Man offers use of his golf course to seniors

Monday, May 4, 2009
Daily American Republic Herbert Webb has opened his Walking Stick Golf Course to the public. The par-3 course has nine holes and includes two ponds and three sand traps.

FAIRDEALING, Mo. -- No commute. No tee times. No impatient golfers waiting one hole back.

This is what Fairdealing resident Herbert Webb looks forward to every time he steps out his front door and onto his very own course to tee off for nine relaxing holes of golf. And it is something the 74-year-old would like to share with other seniors.

He is finally ready to open his Walking Stick Golf Course to the public, Webb said recently during a tour of the par-3 course, which includes two ponds and three sand traps.

At no charge, he would like to make his homemade course available to seniors and their guests.

"I want to give back to seniors," Webb said. "To give them a place where they can play as much as they want, bring their friends and grandkids, and not have to worry like on a regular golf course where everyone is in a hurry."

The Walking Stick Golf Course, named for Webb's hand-carved walking sticks, sits on BB-1, a gravel road a short distance from Highway 160.

The course totals about 20 acres, of which Webb has to mow some 10 acres.

Allergic to grass, he doesn't let that, or age, stop progress of the course he began building 15 years ago.

"My wife had rheumatoid arthritis and the doctor said she needed to walk more so I started cleaning the place up," Webb said, as he pointed out the practice net set up at the start of his course. "I started mowing and then I thought this looked like a nice place to put a green. A friend said we should put a flag in the ground and then later put a hole at the other end so we could hit farther and that's how it started."

His wife, Melba, an avid golfer who competed in tournaments in the area, helped Webb in the early years with planting grass seed on the greens.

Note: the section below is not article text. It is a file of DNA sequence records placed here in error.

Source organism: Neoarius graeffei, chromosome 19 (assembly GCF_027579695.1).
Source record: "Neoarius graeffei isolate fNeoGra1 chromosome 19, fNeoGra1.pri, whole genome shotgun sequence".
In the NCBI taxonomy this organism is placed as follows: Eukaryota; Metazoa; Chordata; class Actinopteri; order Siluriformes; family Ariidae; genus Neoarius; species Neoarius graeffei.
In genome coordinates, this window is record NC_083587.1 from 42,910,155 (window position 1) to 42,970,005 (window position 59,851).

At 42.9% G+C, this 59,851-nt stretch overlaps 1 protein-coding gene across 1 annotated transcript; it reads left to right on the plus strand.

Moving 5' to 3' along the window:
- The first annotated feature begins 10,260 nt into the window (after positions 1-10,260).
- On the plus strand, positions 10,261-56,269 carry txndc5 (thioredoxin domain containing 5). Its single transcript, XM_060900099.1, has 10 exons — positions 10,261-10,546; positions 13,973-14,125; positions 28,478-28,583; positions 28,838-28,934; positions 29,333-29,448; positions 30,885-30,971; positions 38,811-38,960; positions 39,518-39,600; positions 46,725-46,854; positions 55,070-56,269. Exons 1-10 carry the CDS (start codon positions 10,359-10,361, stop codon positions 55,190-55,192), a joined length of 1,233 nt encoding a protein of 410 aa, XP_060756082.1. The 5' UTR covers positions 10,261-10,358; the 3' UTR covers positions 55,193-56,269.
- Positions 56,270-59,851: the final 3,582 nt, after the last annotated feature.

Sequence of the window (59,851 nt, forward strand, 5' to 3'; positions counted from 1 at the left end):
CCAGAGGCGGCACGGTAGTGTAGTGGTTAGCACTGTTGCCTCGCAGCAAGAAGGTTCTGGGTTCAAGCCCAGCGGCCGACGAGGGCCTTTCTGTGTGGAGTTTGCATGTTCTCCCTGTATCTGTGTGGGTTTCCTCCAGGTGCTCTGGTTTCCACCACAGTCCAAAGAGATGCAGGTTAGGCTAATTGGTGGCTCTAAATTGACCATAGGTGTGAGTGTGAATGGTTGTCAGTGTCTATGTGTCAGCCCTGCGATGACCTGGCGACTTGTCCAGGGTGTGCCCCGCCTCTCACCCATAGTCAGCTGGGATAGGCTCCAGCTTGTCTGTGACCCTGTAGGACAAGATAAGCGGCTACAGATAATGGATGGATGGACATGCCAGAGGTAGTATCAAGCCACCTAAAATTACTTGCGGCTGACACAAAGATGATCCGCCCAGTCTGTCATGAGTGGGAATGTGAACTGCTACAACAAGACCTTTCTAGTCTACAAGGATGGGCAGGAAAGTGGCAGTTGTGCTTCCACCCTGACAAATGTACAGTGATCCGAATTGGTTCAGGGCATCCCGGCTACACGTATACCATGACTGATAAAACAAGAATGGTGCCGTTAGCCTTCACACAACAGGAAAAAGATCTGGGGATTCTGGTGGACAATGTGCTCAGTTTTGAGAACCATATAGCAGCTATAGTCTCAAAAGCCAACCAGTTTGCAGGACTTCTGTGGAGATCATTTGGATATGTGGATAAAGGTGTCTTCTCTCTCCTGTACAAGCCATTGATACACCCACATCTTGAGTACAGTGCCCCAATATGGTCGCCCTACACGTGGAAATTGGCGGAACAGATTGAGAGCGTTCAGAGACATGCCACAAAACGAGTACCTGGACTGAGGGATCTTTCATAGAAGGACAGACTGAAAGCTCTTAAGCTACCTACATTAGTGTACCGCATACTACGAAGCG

She died a little more than a year ago, after 52 years of marriage, and for a while, Webb said, he did not do anything with their golf course.

This week the grass is cut and the equipment, including a number of golf balls and clubs, is ready for guests.

The majority of the course has been cut out of the woods near his home and Webb is still clearing trees and stumps as he continues to add to and improve his course. Through the years he has planted and replanted his greens, fighting deer, gophers and armadillos who alternately ate the grass seed and left large holes in the carefully built up and leveled grounds.

"I don't know that much about this, but I'm learning," said Webb, who planted some holes with Bermuda grass several times before learning zoysia grass would take the heat better and require less water.

The water needed to keep the farthest greens healthy required Webb to hand dig water lines in at least two directions. One line stretches about 200 yards. He also hand-shoveled 11 yards of dirt out of one of his ponds to add height to his greens.

The greatest distance separating two holes is 162 yards, with half that interrupted by a pond. Every hole can be reached with irons, Webb said.

As a young man, he was too busy raising a family to spend much time golfing, Webb said.

Now he seems to spend more time maintaining his course than playing, but Webb still has many improvements he would like to see completed on the Walking Stick Golf Course.

Webb can be reached at 573-707-1833.

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